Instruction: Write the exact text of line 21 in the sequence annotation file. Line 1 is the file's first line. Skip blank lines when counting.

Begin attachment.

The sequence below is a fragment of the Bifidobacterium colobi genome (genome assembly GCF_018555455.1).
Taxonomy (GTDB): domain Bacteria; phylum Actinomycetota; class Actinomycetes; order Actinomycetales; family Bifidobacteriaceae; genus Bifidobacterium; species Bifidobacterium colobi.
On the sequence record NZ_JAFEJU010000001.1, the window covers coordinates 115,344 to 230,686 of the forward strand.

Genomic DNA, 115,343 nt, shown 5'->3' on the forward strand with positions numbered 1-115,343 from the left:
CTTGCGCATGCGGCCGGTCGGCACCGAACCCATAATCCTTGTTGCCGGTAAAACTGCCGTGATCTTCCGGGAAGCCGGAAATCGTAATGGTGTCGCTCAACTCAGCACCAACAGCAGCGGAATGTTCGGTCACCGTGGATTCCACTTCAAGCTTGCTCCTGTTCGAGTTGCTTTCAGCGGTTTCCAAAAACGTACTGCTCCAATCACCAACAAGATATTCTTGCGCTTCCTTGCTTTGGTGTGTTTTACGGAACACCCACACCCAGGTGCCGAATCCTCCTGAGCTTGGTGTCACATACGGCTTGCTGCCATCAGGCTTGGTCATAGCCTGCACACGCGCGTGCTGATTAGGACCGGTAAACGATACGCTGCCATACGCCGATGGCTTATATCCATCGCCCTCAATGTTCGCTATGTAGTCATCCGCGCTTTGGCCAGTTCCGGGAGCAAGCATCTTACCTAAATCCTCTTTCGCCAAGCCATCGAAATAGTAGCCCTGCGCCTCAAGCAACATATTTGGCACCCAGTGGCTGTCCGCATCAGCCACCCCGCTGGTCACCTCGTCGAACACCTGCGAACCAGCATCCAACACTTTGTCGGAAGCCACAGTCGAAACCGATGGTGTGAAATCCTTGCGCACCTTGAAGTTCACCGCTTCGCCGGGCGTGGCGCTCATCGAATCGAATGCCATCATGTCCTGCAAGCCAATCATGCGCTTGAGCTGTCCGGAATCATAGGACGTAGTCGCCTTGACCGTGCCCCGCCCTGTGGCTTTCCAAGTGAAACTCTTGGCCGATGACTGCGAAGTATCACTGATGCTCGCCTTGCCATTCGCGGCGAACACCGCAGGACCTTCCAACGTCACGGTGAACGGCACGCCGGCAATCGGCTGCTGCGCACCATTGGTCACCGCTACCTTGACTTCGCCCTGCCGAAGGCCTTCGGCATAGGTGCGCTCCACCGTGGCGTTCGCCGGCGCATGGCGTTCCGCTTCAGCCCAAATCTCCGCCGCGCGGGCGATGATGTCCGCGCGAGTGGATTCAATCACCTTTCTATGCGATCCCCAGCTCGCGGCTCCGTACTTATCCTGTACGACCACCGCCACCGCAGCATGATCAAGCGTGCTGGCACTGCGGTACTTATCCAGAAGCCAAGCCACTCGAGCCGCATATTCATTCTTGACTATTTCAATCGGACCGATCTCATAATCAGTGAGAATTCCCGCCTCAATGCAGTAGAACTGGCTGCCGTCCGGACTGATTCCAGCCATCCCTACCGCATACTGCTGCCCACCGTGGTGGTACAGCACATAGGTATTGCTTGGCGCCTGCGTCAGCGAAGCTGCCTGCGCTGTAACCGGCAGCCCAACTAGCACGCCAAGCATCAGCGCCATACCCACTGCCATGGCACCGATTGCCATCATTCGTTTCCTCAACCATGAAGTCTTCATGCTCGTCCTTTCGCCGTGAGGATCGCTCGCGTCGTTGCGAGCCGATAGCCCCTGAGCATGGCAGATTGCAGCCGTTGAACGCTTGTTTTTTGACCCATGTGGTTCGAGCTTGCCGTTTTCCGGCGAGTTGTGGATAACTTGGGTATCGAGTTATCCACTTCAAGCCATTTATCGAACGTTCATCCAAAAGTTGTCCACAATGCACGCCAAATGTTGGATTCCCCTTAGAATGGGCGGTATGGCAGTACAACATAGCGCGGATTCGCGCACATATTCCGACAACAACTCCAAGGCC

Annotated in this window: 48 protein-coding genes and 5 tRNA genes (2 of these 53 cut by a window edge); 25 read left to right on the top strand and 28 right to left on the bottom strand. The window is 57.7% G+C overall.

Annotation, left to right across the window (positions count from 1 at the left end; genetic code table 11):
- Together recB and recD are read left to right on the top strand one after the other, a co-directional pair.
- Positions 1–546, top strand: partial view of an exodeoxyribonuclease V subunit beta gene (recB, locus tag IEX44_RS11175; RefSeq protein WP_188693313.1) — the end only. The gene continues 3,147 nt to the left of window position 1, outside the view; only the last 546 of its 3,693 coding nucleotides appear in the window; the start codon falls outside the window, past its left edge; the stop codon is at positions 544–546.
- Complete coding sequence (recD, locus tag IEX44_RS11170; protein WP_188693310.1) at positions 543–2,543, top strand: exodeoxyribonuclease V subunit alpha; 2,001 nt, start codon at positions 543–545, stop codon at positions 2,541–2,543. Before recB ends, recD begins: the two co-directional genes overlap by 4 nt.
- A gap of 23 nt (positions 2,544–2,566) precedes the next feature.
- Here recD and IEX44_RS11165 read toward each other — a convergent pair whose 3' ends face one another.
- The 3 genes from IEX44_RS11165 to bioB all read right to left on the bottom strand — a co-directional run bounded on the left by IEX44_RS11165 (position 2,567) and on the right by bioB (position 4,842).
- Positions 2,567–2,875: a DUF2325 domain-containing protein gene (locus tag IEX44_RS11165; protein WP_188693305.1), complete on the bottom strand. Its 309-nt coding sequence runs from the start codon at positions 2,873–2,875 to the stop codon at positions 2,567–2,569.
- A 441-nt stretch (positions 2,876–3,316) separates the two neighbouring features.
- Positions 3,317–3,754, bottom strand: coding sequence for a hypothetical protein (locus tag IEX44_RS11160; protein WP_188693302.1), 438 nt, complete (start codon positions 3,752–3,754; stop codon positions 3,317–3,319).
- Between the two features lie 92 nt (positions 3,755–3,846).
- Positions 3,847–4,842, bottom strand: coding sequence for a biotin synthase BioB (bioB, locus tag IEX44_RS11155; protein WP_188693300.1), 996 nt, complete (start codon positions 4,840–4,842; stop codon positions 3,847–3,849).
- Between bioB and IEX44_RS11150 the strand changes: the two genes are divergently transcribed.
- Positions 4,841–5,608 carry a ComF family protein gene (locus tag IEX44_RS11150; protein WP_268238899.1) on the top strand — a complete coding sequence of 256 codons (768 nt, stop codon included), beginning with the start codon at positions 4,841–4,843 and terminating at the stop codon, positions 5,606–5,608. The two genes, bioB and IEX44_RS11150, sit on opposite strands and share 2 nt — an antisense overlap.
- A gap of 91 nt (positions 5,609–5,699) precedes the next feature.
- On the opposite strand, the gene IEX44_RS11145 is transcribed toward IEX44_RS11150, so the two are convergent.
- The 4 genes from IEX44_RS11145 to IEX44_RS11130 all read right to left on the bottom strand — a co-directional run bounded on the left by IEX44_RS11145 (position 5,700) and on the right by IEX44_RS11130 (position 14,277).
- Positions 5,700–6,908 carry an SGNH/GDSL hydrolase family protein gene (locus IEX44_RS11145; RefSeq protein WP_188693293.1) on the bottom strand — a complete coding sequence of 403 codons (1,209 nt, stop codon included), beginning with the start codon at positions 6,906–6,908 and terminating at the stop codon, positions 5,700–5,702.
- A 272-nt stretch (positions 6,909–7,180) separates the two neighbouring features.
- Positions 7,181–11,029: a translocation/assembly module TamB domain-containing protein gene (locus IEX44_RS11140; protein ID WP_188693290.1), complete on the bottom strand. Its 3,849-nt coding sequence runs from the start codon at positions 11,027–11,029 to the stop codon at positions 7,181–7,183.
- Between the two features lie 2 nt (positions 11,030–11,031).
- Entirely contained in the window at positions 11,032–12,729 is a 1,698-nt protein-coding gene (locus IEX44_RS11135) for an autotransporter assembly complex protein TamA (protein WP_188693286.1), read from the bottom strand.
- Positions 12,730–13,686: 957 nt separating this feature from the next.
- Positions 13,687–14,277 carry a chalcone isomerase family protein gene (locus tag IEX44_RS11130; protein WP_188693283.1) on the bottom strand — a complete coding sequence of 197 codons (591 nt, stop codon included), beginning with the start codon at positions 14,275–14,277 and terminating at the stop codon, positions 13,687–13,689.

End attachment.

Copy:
- A gap of 91 nt (positions 5,609–5,699) precedes the next feature.